Your desktop computer has served well for years, but it's time for an upgrade. Many of the points in my 2017 LaptopBuyer's Guide apply equally to desktops; where to buy, minimum specifications, what not to include.
Desktops are usually less expensive than laptops, run faster and cooler and last longer. Many of us like the comfort of the keyboard and big screen. Desktops are usually connected to the Internet via Ethernet cable rather than wireless (WIFI), which makes the connection faster, more secure and more stable. Yep, I’m sticking with my desktop.
If your desktop is still using Windows Vista, 7 or even 8/8.1, it’s a good time to think about a replacement. Many computers can be upgraded to Windows 10, but you’ll have to buy the upgrade (around $120) and unless you’re adventuresome will want to have the backup and installation done for you. That total brings you a long way towards a new computer, besides having all-new, non-heat-affected components which run much faster than the current ones would also have a new warranty. And, you’d be using Windows 10, which by most standards is where you should be now.
What is the best desktop for you? The one that does more than meet your needs of today without going overboard. If your brand-new computer is slow today, think about what it will be like in a year or two.
What about an All-In-One? Usually underpowered for the gimmicky convenience. Poor airflow, shorter life. Your call.
Do I need a new monitor? Probably not. Most monitors are compatible with all modern towers/desktops, or can use an adapter.
What about my printer? Will it work with a new Windows 10 computer? It depends on the model, and it’s a quick search to check with the manufacturer. Many printers simply need the Windows 10 drivers installed. Do NOT use the software disc that came with your 7-year-old printer; it wasn’t built for Windows 10 and the right software is available and free.
So, where can I buy a good used or refurbished desktop? You can't. I have many examples of failed refurbished computers; if you're tempted, let's talk.
You may think there would be great bargains right now due to “Back-to-school” pricing. Well, not so much. Retailers and manufacturers know if you need a computer for school you’ll buy what you can find, at the price they ask. Prices will likely drop in the weeks to come, and there will be short deals around.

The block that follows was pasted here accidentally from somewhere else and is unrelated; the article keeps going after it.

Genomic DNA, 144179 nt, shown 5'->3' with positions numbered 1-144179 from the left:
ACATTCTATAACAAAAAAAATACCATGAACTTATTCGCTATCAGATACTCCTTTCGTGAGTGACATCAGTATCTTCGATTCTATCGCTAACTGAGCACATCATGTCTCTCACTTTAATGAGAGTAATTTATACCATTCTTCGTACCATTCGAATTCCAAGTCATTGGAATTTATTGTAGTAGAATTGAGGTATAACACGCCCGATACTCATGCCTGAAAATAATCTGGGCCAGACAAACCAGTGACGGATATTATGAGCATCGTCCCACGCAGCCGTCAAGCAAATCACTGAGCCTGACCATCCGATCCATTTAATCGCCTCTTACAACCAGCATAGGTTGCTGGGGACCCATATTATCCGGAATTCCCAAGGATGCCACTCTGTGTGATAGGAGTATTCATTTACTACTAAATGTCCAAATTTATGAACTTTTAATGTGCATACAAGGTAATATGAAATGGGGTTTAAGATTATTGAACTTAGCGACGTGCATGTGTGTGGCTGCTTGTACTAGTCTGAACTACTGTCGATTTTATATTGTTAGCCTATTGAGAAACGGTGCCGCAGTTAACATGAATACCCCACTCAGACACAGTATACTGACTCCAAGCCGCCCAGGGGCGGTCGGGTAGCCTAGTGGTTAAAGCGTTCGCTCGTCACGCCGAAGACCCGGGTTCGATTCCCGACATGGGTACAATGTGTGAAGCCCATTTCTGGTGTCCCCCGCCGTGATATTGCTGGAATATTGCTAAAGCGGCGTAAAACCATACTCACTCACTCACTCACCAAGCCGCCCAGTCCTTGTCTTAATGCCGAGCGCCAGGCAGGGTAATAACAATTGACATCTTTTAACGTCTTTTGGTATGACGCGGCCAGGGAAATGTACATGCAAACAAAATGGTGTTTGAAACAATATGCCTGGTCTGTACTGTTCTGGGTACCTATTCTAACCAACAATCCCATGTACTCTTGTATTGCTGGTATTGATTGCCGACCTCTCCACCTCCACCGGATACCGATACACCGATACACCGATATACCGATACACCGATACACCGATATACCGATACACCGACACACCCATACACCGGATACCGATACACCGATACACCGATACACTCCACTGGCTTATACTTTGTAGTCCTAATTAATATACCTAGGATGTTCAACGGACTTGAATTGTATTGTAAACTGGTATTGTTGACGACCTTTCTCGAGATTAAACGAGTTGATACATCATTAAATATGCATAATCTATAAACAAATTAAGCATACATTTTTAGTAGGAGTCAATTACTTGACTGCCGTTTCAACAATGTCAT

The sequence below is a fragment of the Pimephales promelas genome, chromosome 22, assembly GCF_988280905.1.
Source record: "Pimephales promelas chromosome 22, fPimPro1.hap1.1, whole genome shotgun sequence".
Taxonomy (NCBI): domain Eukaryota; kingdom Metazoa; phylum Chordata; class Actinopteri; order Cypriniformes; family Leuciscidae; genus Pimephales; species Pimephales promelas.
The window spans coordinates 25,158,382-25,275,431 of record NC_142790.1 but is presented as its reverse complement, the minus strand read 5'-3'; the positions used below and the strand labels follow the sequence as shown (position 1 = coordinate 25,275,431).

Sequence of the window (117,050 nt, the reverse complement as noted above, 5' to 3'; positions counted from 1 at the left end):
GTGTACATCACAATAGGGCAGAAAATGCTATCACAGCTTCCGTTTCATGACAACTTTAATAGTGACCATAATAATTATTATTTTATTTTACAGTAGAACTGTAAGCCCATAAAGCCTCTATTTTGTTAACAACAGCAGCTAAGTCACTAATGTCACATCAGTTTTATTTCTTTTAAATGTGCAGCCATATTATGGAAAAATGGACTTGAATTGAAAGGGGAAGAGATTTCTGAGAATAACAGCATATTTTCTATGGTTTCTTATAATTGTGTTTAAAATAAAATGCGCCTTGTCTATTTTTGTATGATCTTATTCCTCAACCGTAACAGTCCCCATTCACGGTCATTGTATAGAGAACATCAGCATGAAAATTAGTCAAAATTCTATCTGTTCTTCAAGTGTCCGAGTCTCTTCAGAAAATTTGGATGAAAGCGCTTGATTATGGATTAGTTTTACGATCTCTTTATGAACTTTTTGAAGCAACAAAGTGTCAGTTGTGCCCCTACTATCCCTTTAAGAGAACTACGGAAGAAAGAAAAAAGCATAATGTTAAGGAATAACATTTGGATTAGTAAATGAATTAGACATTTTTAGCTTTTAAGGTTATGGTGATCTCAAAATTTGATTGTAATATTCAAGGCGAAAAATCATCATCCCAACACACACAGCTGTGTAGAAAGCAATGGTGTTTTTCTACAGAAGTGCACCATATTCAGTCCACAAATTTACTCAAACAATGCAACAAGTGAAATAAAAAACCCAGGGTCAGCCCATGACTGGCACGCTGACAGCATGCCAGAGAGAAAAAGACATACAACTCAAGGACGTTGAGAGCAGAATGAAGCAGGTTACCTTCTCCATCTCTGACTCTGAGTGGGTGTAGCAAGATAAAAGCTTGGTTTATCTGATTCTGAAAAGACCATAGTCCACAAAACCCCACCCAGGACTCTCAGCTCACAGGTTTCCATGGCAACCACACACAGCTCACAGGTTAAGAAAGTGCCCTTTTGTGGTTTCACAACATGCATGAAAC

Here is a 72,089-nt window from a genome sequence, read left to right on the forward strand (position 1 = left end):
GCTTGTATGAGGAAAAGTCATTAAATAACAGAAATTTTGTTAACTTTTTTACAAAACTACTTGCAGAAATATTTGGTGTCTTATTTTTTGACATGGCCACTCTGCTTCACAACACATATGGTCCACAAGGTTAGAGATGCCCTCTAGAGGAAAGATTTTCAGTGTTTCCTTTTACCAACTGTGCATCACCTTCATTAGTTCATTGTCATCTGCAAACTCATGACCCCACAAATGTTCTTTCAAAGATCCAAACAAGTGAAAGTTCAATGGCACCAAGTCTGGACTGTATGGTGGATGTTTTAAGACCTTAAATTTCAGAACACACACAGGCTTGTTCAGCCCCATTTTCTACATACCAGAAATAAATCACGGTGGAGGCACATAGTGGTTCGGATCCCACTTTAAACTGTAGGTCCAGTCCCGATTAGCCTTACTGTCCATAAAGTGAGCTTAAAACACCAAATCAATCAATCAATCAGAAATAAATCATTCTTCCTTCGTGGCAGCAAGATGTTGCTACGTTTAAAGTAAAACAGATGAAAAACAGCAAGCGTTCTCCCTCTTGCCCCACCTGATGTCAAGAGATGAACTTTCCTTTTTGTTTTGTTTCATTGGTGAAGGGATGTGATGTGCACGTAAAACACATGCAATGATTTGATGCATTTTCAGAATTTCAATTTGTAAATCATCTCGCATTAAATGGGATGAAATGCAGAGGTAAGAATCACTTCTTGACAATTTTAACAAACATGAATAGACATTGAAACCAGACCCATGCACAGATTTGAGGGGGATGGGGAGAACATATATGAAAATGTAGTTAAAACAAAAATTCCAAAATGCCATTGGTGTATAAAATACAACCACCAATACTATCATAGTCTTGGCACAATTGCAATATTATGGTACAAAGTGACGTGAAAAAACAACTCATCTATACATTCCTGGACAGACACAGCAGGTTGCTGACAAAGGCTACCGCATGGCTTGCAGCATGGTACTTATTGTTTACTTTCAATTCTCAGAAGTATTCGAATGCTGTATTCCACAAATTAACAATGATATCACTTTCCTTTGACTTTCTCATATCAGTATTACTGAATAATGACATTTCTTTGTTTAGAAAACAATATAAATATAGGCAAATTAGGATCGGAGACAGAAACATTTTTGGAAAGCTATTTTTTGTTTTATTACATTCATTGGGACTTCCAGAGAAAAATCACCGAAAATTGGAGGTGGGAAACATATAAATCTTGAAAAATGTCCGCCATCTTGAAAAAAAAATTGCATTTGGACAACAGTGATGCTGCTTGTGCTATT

WHAT TO LOOK FOR
Let's get to the minimum specifications for a desktop you'd like to use more than a year or two. Many people are only interested in using email, going to Facebook, maybe doing some banking, bill-paying or shopping, and looking at some pictures.
You may think that's not much, so you don't need anything more than a $300 computer, but here's why you do. Before you get to log into Facebook or look at your email your computer is loading programs and checking for and installing updates. That takes a certain amount of horsepower, storage space and time. The cheaper the computer, the fewer horses, the hotter it runs, the smaller the storage space and the longer it takes to start up, load the background apps, then open a browser and go to the place you want.
What runs in the background? Security software, office suites, printer software just for starters. Maybe you like music running in the background, having your email and Facebook open while you check out Pinterest. To do these tasks without dragging your new computer will need at least:
RAM: 8 GB. 12 or 16 is better, 4 is barely useable.
PROCESSOR: Intel Core i5 or i7; i3 if you're really on a budget. No Celeron processors, and I'm not a fan of AMD.
HARD DRIVE: 500GB or 1TB. Or, if you love fast performance go for the Solid State Drive (SSD). Everything will run like the wind, but the drives are expensive and the storage space is small.
WARRANTY: Typically 1 year. Some "great deals" come with only 90 days' warranty; you can buy more. Also, check to understand how the warranty works. Do they send a technician to you or do you have to mail the machine into a service facility, or take it back to the store for service?